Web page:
Douglas was the last town of its size anywhere in the British
Isles to be provided with a public supply, the delay being caused
by leaden footed civic pride. The predecessors of the Manx
Electric Railway Co Ltd had promoted electric tramways and
lighting for the Borough from their own supply in 1895. They
already supplied private customers in Port Jack, Onchan and
elsewhere from their power stations, but Douglas Corporation
decided that the supply of utilities by private trading concerns
was not to be countenanced. Instead they procured consulting
engineers' reports on a projected municipal electricity supply
with monotonous regularity: 1898, 1907, 1908, 1911, 1913, 1918
and 1919. The first municipal power station, built between North
Quay and Lord Street (the fabric of which may still be seen)
provided the first public supply when it opened on May 18 1923
and which quickly proved to be insufficient in generating
capacity. A very much larger steam turbine station was opened at
Pulrose in 1928 and much enlarged in 1935 after means had been
found to reduce the likelihood of flooding, which had caused the
station to be abandoned for some time in September 1930. The
original power station on North Quay continued in use despite
suffering an out of control flywheel during October 1944. Parts
of Douglas were showered by the remains of the flywheel including
the Gas Works and Isle of Man Times building which was located in
Athol St. The DC power station continued supplying parts of
Douglas for several more years until additional generating plant
at Pulrose was completed.
The earliest commercial generation in the Island was provided by the electric tramway's Derby Castle power station, opened in 1893 and which provided a public supply in Onchan, Port Jack and elsewhere. Further power stations were built for what became the MER at Laxey (1894) at the Bungalow (Snaefell line) 1895 and Ballaglass (1898). The Laxey plant was augmented by a hydro-generating turbine set using water from the Laxey River. Inaugurated in 1899 the remains of the weirs, head and tail races, power house and turbine house can still be seen. The MER ceased to generate its own power in 1935 when it was connected to the "All-Island" and Douglas municipal supplies. The "All-Island" supply was introduced by the Isle of Man Electricity Board in 1932-3. Other power stations in the Island included Pigeon Stream on the Marine Drive, which supplied their electric tramcars on the Douglas HeadPort Soderick line. This too ceased to generate in 1935 when it was connected to the Douglas supply. Before the coming of the Douglas and later All-Island supplies, electric power was frequently produced privately by means of generator sets. A much larger scale private generating capacity was operated by Mr Bellamy of Baldrine, who had a small power station on Clay Head Road, and which supplied several properties in the immediate area until 1935-6.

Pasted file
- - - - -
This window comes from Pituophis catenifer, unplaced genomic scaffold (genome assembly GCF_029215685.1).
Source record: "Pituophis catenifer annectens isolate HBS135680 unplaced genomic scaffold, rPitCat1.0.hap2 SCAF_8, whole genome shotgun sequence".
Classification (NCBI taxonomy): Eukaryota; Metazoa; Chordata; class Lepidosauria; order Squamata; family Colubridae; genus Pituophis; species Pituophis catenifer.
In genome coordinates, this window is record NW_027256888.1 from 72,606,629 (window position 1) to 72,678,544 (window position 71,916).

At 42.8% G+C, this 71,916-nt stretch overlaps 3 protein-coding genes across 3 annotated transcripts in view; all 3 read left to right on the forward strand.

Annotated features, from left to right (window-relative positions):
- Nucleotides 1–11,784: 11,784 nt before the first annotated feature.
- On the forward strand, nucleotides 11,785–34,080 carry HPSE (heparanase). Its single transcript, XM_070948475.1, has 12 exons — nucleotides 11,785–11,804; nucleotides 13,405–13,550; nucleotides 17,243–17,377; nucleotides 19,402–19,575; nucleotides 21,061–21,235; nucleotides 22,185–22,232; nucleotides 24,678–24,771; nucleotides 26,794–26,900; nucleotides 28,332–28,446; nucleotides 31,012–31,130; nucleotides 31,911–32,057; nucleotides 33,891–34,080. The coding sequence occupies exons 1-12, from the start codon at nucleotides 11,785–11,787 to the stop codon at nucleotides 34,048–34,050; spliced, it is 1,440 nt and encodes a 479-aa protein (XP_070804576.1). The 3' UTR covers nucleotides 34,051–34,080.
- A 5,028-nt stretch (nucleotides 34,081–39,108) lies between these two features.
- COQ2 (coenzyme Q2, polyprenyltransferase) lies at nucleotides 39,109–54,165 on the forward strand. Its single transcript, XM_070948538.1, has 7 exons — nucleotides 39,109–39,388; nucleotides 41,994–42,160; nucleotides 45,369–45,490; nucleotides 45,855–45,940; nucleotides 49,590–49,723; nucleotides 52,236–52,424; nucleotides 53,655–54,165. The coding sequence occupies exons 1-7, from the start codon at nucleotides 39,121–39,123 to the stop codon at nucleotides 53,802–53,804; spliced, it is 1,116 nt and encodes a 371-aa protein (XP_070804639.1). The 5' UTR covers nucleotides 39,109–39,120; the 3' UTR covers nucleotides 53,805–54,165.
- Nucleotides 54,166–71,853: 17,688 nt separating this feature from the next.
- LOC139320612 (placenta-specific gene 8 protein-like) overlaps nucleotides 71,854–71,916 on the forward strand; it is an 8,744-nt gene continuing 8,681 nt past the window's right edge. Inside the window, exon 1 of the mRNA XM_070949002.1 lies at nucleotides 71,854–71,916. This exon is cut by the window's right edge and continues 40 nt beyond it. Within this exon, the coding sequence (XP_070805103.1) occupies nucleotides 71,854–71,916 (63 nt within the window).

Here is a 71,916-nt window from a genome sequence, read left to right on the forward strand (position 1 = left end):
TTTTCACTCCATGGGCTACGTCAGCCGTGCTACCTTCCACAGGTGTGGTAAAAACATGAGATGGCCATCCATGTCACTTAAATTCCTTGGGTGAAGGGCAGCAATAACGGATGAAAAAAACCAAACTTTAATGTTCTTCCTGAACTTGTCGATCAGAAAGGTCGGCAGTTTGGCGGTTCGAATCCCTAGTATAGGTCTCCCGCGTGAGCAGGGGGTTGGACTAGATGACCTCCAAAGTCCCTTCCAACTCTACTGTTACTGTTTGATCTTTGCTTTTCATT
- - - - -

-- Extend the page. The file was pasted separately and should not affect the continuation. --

The Electricity Board purchased its supply from Douglas until it opened its own diesel generating station in Peel in 1950, to the exclusion and annoyance of Douglas which had recently extended its generating capacity on the assumption that it would continue supplying the rest of the Island indefinitely. A further small diesel generator was opened at Milntown near Ramsey in the 1960’s.
In the ensuing years the steam powered generating plant at Pulrose was progressively replaced by diesel, and the diesel plant in Peel was updated. The Douglas Corporation Electricity Department and IOM Electricity Board were merged in 1984 to become the Manx Electricity Authority (MEA), its power stations equipped exclusively with diesel alternator sets (apart from a small hydroelectric generator in Sulby Glen). The costs to the consumer (up to four times the UK price equivalent) reflected the enhanced operating costs of diesel generation as well as the economics of small-scale production. See MTR 56 (Summer-Autumn 1989). A replacement (still diesel) Peel Power Station opened on a new site in 1995.
A 40MW capability undersea interconnector cable between Douglas and England to link the Island with the National Grid at Bispham came into use in 2003, its terminal providing new use for the 1923 power station building on the North Quay. Also opened in 2003 was the Island’s largest single new generator, the highly efficient 88MW Combined Cycle Gas Turbine (CCGT) Power Station at Pulrose. Fuelled by natural gas, this required the laying of a pipeline branching off the undersea connection between the UK Mainland and Ireland. This has also enabled the progressive conversion of household supplies to natural gas in place of the costlier higher carbon gas previously brought in by tanker.
In 2014 the MEA was merged with the IOM Water and Sewerage Authority to become the Manx Utilities Authority (MUA), also responsible for supply of natural gas (but distribution is still in the privately owned hands of Manx Gas) and a fibre optics link to the UK.
The CCGT generator now supplies about 95% of the Island’s
electricity, with an additional 5MW contribution coming from the
(privately operated) Energy from Waste plant at Richmond Hill,
opened in 2004. The remaining 90MW of diesel capacity at Pulrose,
Peel and Milntown, is now kept largely on standby, and available
(and likely to be increasingly needed) to export energy to the
National Grid via the Interconnector at times of peak
Thanks are due to Mike Jones for supplying further